At first glance, I thought I’d at least be entertained after watching Ye (Formally known as Kanye West) interview on the popular podcast Drink Champs hosted by NORE and DJ EFN. However, within the first five minutes of recording, Ye made the now-infamous statement regarding George Floyd’s fentanyl-induced overdose that Ye claims as the cause of Floyd’s death. Immediately I knew the backlash would be swift and damming for all parties involved.
Ye is a train wreck, and like most Americans, we all love to watch the destruction. We build people up to break them down. We are entertained by seeing those exalted heroes returned to being mere mortals Ye is no different. We loved when Solange beat up Jay-Z in the elevator. Draymond Green, a four-time NBA champion, never received as much personal attention until he “sucker punched” his teammate Jordan Poole. We love gossip! It humanizes celebrities and brings those we worship down to our level. Our cravings for these moments are an indictment! Not of those celebrities caught in moments of rage, confusion, or heartbreak, but instead, it is an indictment of the smallness of our lives. We, the masses, are the troupe of nameless faces following the very regular accomplishments of ordinary people.
The intent of this essay is not to minimize Ye, Draymond, or any other public figure in the limelight of American culture. I recently heard a quote that clarified in very layman’s terms the difference between the uber-talented, and those who seemed to have no talent. “Time is the only metric to talent.” That is it, that is all! The time spent perfecting any skill will differentiate you from the pack. As Malcolm Gladwell wrote in his best-selling book ‘Outliers,’ it takes 10,000 hours of intensive practice to achieve mastery of complex skills and materials, like playing the violin, or getting as good as Bill Gates at computer programming.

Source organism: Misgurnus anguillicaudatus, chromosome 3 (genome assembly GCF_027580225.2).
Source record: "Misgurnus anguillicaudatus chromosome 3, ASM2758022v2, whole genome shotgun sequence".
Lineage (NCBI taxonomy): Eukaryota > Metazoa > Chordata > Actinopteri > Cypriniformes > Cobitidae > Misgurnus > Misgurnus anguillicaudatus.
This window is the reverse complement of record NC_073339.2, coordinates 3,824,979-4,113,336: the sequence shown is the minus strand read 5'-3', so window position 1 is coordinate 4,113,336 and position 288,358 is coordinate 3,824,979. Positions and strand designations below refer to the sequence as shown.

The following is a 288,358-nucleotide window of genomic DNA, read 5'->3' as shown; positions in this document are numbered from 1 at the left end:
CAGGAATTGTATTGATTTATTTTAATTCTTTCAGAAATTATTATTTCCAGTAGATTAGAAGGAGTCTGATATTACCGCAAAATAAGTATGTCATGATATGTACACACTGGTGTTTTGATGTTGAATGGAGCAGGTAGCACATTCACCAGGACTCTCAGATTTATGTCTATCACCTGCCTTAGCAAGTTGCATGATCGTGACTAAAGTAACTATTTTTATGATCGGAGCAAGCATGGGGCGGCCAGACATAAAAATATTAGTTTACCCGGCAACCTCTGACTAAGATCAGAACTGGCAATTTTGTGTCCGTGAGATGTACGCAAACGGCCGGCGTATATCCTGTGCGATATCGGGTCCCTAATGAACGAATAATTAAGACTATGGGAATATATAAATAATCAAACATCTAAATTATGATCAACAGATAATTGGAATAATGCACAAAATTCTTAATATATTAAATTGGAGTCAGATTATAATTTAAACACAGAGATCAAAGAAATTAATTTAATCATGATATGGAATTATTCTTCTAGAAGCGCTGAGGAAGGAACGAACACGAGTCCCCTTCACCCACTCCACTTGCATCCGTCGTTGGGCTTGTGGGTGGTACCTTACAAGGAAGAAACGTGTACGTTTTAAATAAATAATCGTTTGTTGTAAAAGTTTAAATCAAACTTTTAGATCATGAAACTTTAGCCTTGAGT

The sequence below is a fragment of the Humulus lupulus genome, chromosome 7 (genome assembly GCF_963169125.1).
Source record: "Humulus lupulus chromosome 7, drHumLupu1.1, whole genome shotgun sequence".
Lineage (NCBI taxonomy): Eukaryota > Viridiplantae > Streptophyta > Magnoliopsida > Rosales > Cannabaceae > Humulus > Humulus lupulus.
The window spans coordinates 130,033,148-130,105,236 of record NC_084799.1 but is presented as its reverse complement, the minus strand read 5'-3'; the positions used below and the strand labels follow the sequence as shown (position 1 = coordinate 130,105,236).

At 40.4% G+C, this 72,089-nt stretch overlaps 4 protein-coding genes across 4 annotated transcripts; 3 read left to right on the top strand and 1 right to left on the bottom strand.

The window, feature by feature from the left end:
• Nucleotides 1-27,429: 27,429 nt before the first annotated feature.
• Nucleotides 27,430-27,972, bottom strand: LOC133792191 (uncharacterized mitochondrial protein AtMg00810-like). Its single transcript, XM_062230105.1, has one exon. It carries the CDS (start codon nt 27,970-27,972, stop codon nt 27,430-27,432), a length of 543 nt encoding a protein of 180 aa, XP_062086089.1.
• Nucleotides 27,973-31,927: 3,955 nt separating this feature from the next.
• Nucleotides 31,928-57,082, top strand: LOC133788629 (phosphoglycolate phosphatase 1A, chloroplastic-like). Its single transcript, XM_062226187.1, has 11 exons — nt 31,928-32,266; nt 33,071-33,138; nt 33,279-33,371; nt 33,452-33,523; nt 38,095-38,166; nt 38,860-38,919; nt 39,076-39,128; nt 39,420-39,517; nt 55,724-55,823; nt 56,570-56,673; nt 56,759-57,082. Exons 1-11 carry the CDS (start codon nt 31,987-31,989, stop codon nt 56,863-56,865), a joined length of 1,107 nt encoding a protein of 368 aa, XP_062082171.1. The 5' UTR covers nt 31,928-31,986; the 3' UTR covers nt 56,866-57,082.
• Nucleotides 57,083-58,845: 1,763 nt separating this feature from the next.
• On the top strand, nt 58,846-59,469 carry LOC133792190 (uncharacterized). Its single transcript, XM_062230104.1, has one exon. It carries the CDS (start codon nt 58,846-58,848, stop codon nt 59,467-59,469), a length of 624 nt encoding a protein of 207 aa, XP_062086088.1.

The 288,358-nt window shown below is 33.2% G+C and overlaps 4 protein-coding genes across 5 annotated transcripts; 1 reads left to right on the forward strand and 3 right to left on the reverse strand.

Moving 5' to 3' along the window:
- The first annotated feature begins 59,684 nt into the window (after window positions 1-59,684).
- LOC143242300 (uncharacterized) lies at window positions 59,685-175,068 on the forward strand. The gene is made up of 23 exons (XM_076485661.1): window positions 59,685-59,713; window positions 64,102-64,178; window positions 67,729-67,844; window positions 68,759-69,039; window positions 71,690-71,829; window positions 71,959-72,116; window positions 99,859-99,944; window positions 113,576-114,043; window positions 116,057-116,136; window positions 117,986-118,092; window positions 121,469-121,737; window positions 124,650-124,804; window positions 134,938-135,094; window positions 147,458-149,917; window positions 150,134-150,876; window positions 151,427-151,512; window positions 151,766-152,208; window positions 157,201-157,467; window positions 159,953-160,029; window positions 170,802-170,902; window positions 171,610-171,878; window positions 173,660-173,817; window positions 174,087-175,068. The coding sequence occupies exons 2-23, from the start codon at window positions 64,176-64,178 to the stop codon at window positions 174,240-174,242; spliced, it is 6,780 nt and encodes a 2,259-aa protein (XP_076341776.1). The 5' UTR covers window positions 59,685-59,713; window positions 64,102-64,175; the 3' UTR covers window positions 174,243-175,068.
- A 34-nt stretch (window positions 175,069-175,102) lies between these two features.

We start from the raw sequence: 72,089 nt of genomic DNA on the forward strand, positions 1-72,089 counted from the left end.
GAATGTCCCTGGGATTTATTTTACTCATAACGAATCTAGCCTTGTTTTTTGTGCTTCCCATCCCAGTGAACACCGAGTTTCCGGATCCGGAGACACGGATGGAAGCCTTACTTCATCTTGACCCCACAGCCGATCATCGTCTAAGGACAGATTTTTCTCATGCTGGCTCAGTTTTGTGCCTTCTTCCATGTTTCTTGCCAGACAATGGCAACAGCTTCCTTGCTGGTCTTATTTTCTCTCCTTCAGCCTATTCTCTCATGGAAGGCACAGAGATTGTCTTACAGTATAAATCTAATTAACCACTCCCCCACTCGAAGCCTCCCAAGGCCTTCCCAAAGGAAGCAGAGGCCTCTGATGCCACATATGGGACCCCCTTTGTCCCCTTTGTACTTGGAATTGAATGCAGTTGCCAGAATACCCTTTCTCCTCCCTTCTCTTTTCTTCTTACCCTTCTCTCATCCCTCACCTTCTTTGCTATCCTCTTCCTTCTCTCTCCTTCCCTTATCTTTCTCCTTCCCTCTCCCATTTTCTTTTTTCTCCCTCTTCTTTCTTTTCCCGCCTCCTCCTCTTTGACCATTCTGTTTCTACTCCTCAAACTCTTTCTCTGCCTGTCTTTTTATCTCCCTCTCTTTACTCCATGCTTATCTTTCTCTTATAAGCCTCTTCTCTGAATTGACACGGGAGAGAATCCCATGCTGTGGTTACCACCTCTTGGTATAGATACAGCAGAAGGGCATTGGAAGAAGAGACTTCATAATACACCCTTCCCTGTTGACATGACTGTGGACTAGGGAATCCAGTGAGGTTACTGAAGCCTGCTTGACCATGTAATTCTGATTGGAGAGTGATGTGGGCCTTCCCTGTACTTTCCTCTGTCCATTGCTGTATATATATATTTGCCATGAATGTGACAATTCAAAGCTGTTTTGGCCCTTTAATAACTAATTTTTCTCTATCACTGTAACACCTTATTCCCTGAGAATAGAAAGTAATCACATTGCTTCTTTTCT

People unwilling to invest those 10,000 hours will be regulated to the mundane existence of boredom. They are always seeking an outlet, constantly searching for value externally, and offering the judgment of others to avoid the truth themselves. That model or the evasion of that model creates the atmosphere for worship culture. It is in those 10,000 hours that love is found; life’s most authentic value comes from the commitment to self-interest.
Ye is not a genius; he is a savant. He has specialized knowledge of a particular thing. Worship culture merged with the transactional nature of capitalism, and the desire to elevate those with abundant financial resources as better has confused the masses. In that confusion and acceptance of our small lives, we seek information, validation, and a myriad of other things from people who were never capable of providing in the first place. Ye is no world scholar, he has no information in religious studies. I would bet if he were to be challenged, he could not tell the difference between the Masorti and the Haredi sects of Judaism. You can’t either! This understanding confuses me, so why are we in an uproar for or against any party’s opinion rooted in ignorance? Would you ask your local alley mechanic for advice on a medical procedure?
What I find most interesting about Ye is not if he is right or wrong. What I find interesting is that when he speaks, any audience can visibly see his struggles to articulate his message. I am not sure if Ye has a mental illness, but he has barriers to his ability to convey ideas. Those barriers force his audience to fill in the blanks and assume his message. As a person who lives via my ability to communicate messages, I would have to imagine that would feel like being in prison. Ye is not the first person to make the current argument that has him in the headlines. There have been countless people who, past and present, make that same claim. However, in the most compelling cases, not only have they made said claim, but they were able to communicate and validate several of the statements Ye is currently championing.
I’m not one for cancel culture; the truth of America does not have room for it. No matter how offensive the messenger is. The idea that one should be quiet for challenging ideas is rooted in the same distorted vision of the power that birthed this country. Slavery was the law! It was a right, and those who opposed it were “canceled.” As an oppressed class of people, we must challenge every system until we reach an equitable solution, but we must first invest in the 10,000 hours of understanding that will inform our strategies. Until then, we will always find ourselves corralling like cattle under the sounds of the loudest bullhorn. Unfortunately, that bullhorn ultimately leads those cattle to slaughter in most instances.